Favorite thing: The Toraja area, its traditions and peoples are quite amazing but perhaps my fondest memory is the story behind the tree graves used to bury children. It is said that children who die before they have teeth are not yet fully part of this world. So these children are buried in a particular soft-wood tree. A hole is carved in the tree, and the tiny wrapped body is placed inside. A 'gate' is nailed shut over the opening of the 'grave'. As the tree grows and repairs itself, the gate falls off, and eventually the hole closes in on itself leaving a small vertical cleft in the tree. It is said that the child has been taken back into the womb. There are a couple of sites where tourists can view these amazing trees and visualise the story. In Sangulla there are a few of these trees and the locals are trying to preserve them.
The introduction of wet-rice cultivation in Tanah Toraja after the Dutch conquest has sculpted and terraced the slopes of the steep mountain sides, with streams originating near the hilltops harnessed to flow in a succession of little waterfalls before escaping once more into natural rivers below ... I always get excited again and again enjoying these bright green, gold, rice padi fields ...
Fondest memory: Ofcourse the best memory go with the cave-tombs, but the rice padi fields I cannot get out of my head when returned to Holland ... yep... I always do miss the rice-growing, the people on the rice padi fields, the rice-culture around ... and for now the saddle-roofed rice-barns included.
I don't know why I am so dedicated to "grandma's", for every old woman my deep respect rise for their state. Maybe of their wisdom, maybe of their memorized tellings I always seek for their existence and, lure on my friends to sit down... and listen to grandma ...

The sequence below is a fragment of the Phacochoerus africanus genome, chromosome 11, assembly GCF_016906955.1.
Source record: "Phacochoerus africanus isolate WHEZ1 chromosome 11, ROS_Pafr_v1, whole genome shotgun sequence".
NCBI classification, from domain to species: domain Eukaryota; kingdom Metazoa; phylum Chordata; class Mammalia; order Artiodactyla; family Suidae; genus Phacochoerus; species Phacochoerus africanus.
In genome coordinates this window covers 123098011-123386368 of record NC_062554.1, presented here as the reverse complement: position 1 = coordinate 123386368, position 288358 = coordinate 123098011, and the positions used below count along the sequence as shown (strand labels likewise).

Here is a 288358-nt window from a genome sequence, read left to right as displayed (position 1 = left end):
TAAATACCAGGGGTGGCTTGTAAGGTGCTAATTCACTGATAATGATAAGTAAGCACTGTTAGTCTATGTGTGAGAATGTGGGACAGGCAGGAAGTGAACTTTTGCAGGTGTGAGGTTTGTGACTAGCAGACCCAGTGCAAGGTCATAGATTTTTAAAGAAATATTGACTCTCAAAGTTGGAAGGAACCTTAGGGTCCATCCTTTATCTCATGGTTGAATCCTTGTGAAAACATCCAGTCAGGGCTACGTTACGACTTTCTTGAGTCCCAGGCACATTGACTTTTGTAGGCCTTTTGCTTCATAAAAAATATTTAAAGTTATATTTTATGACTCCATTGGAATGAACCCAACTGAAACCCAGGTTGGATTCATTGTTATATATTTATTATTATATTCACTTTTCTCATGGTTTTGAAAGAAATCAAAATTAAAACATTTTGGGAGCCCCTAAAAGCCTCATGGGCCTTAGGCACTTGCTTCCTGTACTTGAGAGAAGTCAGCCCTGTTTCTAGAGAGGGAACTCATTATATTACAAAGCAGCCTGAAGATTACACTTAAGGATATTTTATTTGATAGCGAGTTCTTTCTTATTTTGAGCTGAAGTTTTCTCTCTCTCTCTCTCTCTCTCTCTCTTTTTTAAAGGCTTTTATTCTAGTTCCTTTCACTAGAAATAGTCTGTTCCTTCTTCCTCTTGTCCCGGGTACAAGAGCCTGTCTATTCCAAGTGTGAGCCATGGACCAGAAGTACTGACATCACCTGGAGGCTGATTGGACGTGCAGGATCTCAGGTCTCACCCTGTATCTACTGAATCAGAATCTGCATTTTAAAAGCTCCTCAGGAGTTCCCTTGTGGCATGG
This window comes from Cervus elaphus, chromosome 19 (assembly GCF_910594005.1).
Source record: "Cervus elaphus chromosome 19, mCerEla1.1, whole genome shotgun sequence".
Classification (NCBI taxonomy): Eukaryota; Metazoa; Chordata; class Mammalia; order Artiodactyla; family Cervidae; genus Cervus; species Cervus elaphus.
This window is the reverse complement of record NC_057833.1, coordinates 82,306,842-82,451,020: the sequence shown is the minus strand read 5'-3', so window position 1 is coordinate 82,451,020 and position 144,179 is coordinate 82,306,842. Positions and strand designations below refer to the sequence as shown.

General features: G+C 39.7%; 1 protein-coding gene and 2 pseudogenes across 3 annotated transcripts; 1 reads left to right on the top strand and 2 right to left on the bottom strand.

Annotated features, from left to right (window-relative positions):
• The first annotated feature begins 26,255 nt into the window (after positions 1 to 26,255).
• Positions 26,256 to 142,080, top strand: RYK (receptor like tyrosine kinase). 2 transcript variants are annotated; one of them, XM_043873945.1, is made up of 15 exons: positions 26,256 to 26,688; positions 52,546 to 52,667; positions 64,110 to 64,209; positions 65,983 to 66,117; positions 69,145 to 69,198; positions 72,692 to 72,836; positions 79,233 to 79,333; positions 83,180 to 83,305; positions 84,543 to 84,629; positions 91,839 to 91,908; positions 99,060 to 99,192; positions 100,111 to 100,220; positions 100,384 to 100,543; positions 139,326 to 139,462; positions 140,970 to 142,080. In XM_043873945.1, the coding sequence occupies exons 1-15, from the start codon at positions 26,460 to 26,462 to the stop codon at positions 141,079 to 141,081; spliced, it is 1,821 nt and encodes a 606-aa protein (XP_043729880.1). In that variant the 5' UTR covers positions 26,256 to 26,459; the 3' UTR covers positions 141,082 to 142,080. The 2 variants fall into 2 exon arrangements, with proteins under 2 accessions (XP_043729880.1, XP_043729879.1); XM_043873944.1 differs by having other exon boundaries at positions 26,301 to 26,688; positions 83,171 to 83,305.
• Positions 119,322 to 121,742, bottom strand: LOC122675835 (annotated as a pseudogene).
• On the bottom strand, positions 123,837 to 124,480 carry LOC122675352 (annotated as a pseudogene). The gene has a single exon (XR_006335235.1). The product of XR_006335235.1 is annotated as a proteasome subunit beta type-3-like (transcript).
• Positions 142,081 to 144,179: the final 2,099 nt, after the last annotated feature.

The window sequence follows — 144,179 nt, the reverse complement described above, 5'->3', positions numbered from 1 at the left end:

Fondest memory: Just met "grandma" in Siguntu, better the TAU-TAU effigy of her image, in Ke'te Kesu' I got attrected to a noble grandma, talking to her in my best Bahasa Indonesian at her beautiful Tongkonan. She replied in a willing way and invited me to sit down at the balcony in the sunshine. A great experience, and a sweet memory ...
The area is beautiful with terraced rice paddies, traditional soaring roof houses and elaborate new house or funeral ceremonies to which tourists are welcome. The houses are still being built and lived in. I arrived on my own (9 hour bus ride from Makassar) and intended to tour independently. I was approached by a guide and finally decided to go with him. I don't regret this decision because I had only 3 days in the area. With a much longer stay ( and some knowledge of Indonesian) you could get to villages and grave sites on your own, but this would take lots of time and it is very hot in the afternoon! An air conditioned vehicle and a good English speaking guide is a good investment. I'd recommend my guide: Hendrik Sampe (email@example.com) c/o Mart's Cafe, Jl. Ratulangi #44 A, phone from outside the country: 0062342219613 or call Mart's Cafe in Rantepao : 0423-25732.